Advice Kills Conversation

Marty Kurtz, a financial planner for nearly four decades, past Financial Planning Association president, and long-time mentor of mine, has been known to say, “Advice kills conversation.”  This statement initially shocks financial planners and elicits an instant “deer in the headlights” response, followed seconds later by the squinted eyes and pursed lips of deeper thinking, and finally ending with a raised eyebrow and slight head nod of somewhat reluctant agreement.

It’s interesting to think about what is actually occurring in the communication dynamic when someone offers advice. Essentially, the advice giver indirectly says, “You can stop talking now; I’ve heard enough. I know the answer because I understand your situation better than you do. You’re welcome.” I mean, advice-giving is actually a bit passive-aggressive, if you think about it.

If you are in the “business of advice,” this should not be taken lightly. Consider the numerous studies on human motivation conducted by Richard M. Ryan and Edward L. Deci that led them to formulate the Self-Determination Theory. When studying the effects of various autonomous (self-directed) or controlled (directed by another) motivators, those who chose their own methods for completing a task or learning something new were more engaged in the activity and committed to its completion. In contrast, those who were directed by others (even if the context was very subtly controlled) showed less interest in the activity and achieved fewer of the tasks at hand. This is true of all age groups. However, the results I found to be most surprising were that even when people asked for advice or direction, they showed a level of disengagement once the advice was provided.

In the book, Nudge: Improving Decisions About Health, Wealth, and Happiness, authors Richard Thaler and Cass Sunstein suggest a method for providing advice in a way that helps to maintain an autonomous supportive environment, allowing the client to ultimately select their own path. By becoming “decision architects,” you can lay out various scenarios or provide several ideas for approaching a task. By collating information and listing the pros and cons of each choice, the client can choose the option they feel most compelled to pursue.

Even when people asked for advice or direction, they showed a level of disengagement once the advice was provided. Click To Tweet

Now, you might wonder, “After providing options to choose from, what about the clients who just want me to tell them what to do?”  Before jumping in with your opinion, I would suggest that you first consider why they might be requesting your direction.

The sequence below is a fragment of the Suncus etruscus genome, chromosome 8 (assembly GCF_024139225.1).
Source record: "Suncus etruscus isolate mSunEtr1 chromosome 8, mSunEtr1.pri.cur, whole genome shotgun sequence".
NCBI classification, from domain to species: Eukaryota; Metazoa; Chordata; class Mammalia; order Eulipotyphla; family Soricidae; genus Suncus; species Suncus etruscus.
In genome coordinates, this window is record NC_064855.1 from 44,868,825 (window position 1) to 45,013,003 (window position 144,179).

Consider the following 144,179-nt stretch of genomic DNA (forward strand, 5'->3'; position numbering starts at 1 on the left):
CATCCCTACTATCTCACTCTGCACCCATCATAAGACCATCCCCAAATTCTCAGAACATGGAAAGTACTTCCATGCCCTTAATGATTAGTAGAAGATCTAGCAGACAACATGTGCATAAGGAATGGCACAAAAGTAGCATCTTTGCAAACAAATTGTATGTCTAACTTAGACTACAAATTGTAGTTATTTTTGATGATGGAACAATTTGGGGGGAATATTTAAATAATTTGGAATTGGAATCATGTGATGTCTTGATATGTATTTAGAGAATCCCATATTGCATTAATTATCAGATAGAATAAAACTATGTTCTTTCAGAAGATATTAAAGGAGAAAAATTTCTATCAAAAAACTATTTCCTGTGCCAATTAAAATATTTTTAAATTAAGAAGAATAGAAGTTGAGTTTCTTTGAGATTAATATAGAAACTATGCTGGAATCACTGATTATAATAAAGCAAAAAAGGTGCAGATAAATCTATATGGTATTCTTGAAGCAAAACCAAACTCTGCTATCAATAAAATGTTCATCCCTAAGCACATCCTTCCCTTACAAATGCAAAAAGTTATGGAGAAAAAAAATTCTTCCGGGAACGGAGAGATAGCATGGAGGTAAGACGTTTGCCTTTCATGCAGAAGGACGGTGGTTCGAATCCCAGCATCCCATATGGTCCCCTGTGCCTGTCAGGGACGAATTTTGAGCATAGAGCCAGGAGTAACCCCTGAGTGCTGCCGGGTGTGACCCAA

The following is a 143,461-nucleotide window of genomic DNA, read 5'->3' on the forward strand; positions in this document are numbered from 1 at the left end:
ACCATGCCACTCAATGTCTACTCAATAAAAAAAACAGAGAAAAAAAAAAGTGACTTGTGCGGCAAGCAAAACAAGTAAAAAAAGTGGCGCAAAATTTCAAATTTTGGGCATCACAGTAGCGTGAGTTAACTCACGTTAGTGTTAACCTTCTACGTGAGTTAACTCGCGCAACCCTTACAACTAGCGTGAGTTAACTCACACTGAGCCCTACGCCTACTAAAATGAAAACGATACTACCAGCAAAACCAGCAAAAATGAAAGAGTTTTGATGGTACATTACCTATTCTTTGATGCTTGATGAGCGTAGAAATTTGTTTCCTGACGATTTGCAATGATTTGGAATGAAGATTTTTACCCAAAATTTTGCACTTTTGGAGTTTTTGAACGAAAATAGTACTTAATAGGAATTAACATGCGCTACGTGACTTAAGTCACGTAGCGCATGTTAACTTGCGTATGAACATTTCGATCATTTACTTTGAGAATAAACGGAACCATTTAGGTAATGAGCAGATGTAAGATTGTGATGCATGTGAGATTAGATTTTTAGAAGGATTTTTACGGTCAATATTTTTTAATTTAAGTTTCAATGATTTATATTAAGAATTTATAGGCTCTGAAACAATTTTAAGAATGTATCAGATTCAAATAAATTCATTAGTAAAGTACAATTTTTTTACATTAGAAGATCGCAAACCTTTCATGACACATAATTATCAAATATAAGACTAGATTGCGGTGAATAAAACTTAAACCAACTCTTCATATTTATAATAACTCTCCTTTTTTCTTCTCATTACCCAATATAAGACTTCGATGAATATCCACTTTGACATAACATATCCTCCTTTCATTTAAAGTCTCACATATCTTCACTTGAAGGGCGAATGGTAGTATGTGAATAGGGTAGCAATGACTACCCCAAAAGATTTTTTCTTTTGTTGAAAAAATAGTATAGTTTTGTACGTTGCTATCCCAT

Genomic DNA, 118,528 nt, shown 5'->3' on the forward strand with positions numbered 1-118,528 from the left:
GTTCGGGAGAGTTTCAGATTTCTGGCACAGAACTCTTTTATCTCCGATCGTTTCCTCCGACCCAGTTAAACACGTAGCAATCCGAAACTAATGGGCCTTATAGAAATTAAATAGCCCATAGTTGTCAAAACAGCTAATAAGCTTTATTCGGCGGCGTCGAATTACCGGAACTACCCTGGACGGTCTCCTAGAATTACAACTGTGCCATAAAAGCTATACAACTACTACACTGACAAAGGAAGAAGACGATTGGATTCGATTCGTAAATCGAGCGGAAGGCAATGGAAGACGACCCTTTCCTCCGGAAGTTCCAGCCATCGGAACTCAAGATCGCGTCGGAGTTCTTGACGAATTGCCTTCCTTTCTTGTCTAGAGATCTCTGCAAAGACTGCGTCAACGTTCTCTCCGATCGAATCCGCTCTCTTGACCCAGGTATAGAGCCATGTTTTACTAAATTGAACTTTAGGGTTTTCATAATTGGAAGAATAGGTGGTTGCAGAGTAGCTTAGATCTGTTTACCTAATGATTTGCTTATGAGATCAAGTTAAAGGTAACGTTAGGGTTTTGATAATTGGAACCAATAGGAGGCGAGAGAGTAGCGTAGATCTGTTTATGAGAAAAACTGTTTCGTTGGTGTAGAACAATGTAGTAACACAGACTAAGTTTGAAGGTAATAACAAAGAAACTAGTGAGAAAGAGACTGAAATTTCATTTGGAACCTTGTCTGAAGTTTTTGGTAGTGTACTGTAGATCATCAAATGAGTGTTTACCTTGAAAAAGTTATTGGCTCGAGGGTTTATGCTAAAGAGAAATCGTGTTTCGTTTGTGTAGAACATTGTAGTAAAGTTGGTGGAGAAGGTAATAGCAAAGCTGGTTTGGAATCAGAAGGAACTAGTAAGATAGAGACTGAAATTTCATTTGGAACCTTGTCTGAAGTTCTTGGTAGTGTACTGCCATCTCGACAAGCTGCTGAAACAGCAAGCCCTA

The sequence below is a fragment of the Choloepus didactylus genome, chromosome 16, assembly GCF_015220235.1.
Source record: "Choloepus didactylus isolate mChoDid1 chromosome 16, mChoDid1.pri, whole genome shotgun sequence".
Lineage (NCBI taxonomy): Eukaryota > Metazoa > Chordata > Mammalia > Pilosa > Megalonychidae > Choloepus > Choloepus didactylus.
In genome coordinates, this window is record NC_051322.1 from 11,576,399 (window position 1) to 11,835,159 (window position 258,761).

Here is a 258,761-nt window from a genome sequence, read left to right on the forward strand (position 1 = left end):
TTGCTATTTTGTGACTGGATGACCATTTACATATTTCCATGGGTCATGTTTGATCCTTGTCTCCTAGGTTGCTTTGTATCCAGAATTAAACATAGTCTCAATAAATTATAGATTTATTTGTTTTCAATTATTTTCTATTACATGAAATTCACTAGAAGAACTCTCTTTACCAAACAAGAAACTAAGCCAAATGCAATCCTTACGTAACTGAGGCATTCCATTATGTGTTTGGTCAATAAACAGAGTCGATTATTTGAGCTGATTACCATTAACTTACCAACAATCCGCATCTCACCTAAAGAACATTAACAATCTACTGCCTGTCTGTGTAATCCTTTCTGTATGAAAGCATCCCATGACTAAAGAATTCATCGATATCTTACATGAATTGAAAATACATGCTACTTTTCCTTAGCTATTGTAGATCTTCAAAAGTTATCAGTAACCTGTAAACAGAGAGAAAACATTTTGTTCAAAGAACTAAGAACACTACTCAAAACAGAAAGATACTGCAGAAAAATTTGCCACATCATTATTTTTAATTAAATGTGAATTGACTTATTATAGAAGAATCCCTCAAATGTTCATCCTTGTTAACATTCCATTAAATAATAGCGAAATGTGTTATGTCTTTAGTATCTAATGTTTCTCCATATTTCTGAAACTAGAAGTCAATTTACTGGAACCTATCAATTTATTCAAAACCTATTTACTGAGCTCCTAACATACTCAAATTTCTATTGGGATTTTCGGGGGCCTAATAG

Could it possibly be that they have low self-efficacy when it comes to their personal finances? Do they believe they are not capable of learning, understanding, or making good financial decisions for themselves? If this is the case, then providing your advice might have a detrimental effect and exacerbate their feelings.  It would essentially be communicating to the client that you agree that they do not have the skills or knowledge to make decisions in their own best interest.

Or, could the reason be that they haven’t had enough opportunity to process the information and form their own opinion?  Often, the questions and issues financial planners discuss with their clients are topics they haven’t spent time thinking about before. Because these topics are new, their brains likely lack the neuro-pathways to fully connect the dots and process an opinion about which options best align with who they are and the lifestyle they want. When we jump in too quickly with advice (even when they ask for it), we rob them of the opportunity to realize their own insights.

Instead, you can simply suggest they spend time thinking about all the options, and you will connect with them to discuss their thoughts in a few days. Another option would be to tell several stories about the emotional and practical reasons why different individuals or families might choose different options. This can help them to evaluate the options from different perspectives while also avoiding sharing any bias you might have. Just keep in mind, if you want to nurture your client’s self-efficacy and have full engagement and commitment to the plan, it’s important to emphasize that the decision for which path they choose is theirs alone.

With an understanding of this research, financial planners are challenged to shift their thinking about the role they play in a financial planning relationship. Although financial planners have the essential expertise necessary to give financial advice, our growing knowledge of human behavior suggests they may be more effective in acting as facilitators of self-discovery, collators of relevant information, architects of a decision-making framework, and thinking partners through the ups and downs of their client’s life journey.

- Amy N. Mullen, CFP®